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Sandy Alderson says that the Mets were over budget before shedding salary in trades

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In case you hadn’t realized by now that it’s always about the money.

New York Yankees v New York Mets Photo by Rich Schultz/Getty Images

The Mets have been criticized by fans and the media during their recent dealings for refusing to pay off the salaries of the players they have sent to other teams. The theory goes that if the Mets were less cheap and paid the players that they agreed to pay anyway, that they would get better prospects back in return. So far this summer, the team has traded away Lucas Duda, Jay Bruce, Addison Reed, and Neil Walker without receiving what anyone would consider an exciting prospect.

In his Wednesday press conference, general manager Sandy Alderson explained that this was all by design. Not the unexciting prospects, but the shedding of salary that is seen as the cause. According to the veteran executive, he had to persuade ownership to go over budget this season with the promise that he would trade away salary if the team didn’t contend. Although Duda and Reed were going to be under contract this year barring a non-tender or two, the Mets made decisions over the offseason to exercise Bruce’s $13 million 2017 option and give Neil Walker a qualifying offer that kept him in Queens for $17.2 million.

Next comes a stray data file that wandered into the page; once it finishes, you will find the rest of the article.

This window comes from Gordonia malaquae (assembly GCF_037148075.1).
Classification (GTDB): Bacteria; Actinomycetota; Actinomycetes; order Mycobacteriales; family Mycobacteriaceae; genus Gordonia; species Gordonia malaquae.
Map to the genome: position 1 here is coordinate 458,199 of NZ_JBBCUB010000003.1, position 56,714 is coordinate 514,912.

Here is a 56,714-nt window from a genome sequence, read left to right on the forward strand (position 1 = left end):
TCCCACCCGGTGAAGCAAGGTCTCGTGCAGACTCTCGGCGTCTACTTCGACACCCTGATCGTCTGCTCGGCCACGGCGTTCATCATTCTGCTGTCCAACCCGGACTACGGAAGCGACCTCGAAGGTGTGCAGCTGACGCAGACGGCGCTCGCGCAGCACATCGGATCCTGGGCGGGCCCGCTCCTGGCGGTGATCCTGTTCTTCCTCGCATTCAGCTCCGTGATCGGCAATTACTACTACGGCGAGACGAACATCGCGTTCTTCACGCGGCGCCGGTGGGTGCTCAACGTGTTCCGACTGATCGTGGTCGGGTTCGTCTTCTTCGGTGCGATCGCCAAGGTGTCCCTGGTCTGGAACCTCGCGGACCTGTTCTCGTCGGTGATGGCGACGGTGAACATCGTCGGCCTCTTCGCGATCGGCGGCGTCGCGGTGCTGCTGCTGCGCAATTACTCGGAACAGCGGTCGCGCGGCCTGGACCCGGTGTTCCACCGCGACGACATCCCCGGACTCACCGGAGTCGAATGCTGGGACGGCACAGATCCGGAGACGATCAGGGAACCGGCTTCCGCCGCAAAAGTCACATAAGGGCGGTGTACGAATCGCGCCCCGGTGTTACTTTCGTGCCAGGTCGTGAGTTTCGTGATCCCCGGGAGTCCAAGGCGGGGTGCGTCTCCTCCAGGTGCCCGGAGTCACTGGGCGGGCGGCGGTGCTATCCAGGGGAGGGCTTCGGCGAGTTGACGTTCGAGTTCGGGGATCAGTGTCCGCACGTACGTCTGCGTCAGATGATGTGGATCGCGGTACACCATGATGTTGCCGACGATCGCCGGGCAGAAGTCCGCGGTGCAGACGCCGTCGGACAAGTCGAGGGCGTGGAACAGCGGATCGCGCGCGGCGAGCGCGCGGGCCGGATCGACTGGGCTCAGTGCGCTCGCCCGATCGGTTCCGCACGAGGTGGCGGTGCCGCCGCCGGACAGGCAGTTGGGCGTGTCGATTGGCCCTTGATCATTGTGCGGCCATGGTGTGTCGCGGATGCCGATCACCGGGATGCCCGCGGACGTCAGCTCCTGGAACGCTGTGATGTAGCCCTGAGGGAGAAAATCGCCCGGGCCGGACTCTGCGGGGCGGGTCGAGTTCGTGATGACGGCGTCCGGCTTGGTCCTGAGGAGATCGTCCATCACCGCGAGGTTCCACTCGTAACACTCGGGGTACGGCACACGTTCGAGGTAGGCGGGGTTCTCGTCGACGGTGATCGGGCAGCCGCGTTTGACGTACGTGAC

With New York floundering in mid-July, Alderson followed through on his pact and began trading away veterans who would not be under contract in 2018. The primary goal was not to bring back more affordable talent that could help the franchise in the future, but rather to unload as much salary as possible. That’s pretty sad considering that optimistic fans have been hoping year after year that the Mets are finally over their financial woes that have been in place since it was revealed that the Wilpons lost money in the Bernie Madoff scandal.

Even two years removed from a National League pennant, many fans have had enough of their team fielding payrolls that are comparable to those of small-market clubs. Back in the 1990s and early 2000s, it wouldn’t be crazy to call the Mets contenders for the biggest free agents available, but nowadays, no one considers Queens a possible landing spot for talents like Mike Trout, Bryce Harper, and Manny Machado that could once again establish New York as a destination for the best players in baseball.